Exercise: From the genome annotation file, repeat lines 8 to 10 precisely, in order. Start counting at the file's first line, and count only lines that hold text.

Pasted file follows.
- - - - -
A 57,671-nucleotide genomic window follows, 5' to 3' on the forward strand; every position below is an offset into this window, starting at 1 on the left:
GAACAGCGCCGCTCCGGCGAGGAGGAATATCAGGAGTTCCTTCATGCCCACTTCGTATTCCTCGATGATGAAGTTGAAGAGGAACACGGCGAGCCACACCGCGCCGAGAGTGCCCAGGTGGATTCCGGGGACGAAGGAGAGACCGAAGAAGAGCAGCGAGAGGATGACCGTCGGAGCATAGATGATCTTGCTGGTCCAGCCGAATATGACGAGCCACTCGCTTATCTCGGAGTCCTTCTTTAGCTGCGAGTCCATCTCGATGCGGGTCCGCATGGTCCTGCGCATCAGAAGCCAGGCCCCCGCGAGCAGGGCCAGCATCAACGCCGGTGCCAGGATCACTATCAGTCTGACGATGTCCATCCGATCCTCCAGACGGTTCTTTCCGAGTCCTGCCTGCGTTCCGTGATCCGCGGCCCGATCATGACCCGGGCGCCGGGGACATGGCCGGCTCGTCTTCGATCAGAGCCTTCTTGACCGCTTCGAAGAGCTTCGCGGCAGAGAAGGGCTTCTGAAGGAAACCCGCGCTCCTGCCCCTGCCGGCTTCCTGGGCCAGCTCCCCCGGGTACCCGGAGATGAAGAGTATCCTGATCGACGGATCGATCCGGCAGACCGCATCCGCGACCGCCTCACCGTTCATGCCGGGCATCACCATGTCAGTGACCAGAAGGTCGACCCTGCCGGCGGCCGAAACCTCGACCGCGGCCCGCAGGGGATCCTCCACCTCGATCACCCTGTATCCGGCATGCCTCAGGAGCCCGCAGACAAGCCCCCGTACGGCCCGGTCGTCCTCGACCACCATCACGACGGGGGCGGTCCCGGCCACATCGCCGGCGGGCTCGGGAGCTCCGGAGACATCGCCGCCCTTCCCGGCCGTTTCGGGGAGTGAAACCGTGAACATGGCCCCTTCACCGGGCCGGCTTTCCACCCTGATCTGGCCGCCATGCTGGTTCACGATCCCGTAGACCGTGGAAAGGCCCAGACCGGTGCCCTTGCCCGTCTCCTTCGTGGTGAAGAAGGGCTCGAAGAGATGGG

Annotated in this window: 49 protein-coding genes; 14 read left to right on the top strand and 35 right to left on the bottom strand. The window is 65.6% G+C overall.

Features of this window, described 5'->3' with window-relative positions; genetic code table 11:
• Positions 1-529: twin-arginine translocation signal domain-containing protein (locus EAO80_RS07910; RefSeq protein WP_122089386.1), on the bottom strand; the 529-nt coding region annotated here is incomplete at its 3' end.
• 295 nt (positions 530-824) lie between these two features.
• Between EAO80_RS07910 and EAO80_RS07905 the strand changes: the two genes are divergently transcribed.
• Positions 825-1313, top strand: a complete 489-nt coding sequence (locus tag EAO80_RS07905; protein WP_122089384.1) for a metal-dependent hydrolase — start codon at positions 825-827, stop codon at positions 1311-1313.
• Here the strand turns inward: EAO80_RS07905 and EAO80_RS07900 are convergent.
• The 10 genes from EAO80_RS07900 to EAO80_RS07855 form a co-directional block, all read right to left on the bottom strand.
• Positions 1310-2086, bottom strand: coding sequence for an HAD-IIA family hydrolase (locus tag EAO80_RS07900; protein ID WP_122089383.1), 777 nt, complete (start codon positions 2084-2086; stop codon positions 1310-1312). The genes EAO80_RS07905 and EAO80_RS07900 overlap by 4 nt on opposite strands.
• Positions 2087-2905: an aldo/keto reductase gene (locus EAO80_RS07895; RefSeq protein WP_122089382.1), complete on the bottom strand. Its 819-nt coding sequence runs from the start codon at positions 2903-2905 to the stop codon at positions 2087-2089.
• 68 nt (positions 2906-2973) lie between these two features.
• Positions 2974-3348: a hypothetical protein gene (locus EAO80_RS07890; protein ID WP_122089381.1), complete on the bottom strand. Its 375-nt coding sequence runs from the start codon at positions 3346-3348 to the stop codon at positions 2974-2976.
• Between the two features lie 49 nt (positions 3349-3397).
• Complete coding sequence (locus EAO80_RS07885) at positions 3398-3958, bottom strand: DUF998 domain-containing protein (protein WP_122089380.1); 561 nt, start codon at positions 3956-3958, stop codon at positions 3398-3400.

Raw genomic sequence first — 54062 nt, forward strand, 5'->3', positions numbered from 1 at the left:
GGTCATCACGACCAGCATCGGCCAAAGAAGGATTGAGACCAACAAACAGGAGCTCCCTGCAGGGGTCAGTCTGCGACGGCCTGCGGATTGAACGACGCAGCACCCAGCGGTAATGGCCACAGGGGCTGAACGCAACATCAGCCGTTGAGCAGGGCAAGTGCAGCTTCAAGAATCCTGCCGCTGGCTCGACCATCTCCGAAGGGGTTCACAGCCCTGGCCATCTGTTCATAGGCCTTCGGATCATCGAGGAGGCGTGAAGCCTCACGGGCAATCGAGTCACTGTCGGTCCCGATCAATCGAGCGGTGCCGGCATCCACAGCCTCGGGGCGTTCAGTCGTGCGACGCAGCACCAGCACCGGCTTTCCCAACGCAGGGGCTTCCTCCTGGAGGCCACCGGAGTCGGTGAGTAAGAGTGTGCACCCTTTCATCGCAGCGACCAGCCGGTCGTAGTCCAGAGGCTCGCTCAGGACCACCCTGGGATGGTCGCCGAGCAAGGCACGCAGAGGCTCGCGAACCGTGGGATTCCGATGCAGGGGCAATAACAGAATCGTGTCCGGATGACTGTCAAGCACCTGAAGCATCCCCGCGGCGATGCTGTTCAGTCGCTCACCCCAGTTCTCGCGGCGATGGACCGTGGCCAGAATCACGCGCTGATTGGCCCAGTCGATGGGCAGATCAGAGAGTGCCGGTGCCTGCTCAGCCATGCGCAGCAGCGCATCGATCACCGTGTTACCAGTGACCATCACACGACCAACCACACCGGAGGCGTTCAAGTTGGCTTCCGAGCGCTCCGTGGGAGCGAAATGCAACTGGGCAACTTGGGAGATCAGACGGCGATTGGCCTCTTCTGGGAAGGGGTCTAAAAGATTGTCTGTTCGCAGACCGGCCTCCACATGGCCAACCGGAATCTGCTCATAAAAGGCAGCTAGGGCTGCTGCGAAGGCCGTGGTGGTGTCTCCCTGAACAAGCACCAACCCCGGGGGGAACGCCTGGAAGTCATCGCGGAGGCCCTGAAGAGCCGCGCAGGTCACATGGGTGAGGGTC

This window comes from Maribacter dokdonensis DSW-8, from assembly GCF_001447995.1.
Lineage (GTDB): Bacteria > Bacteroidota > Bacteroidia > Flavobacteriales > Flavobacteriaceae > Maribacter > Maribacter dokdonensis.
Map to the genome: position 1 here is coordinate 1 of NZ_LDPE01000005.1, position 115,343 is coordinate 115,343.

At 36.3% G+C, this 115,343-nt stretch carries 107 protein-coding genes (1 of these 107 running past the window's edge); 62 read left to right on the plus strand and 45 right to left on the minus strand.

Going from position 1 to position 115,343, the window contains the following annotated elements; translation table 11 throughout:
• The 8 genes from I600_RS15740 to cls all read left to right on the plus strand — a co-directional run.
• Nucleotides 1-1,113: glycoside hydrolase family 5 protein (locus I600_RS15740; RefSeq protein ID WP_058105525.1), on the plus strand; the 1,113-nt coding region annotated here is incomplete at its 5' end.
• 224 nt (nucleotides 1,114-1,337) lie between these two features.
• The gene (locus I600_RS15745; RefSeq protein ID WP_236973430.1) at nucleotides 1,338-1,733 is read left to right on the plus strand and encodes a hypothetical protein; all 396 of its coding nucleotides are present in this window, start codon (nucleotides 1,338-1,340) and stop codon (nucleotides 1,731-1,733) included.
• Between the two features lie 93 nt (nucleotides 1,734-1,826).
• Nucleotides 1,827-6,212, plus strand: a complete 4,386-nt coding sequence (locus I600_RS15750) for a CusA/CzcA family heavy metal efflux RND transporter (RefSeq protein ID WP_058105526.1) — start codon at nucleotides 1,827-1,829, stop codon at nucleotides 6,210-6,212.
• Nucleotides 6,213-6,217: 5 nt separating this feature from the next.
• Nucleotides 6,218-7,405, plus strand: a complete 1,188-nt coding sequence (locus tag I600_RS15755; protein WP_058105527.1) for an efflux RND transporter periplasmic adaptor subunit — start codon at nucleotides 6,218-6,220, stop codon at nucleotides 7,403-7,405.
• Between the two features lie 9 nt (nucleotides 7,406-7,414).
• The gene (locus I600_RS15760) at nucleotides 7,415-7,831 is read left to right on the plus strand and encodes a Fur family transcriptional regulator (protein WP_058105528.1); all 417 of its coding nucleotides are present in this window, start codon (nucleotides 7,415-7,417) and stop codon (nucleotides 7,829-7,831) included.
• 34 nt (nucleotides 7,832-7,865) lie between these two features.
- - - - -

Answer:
• Positions 825-1313, top strand: a complete 489-nt coding sequence (locus tag EAO80_RS07905; protein WP_122089384.1) for a metal-dependent hydrolase — start codon at positions 825-827, stop codon at positions 1311-1313.
• Here the strand turns inward: EAO80_RS07905 and EAO80_RS07900 are convergent.
• The 10 genes from EAO80_RS07900 to EAO80_RS07855 form a co-directional block, all read right to left on the bottom strand.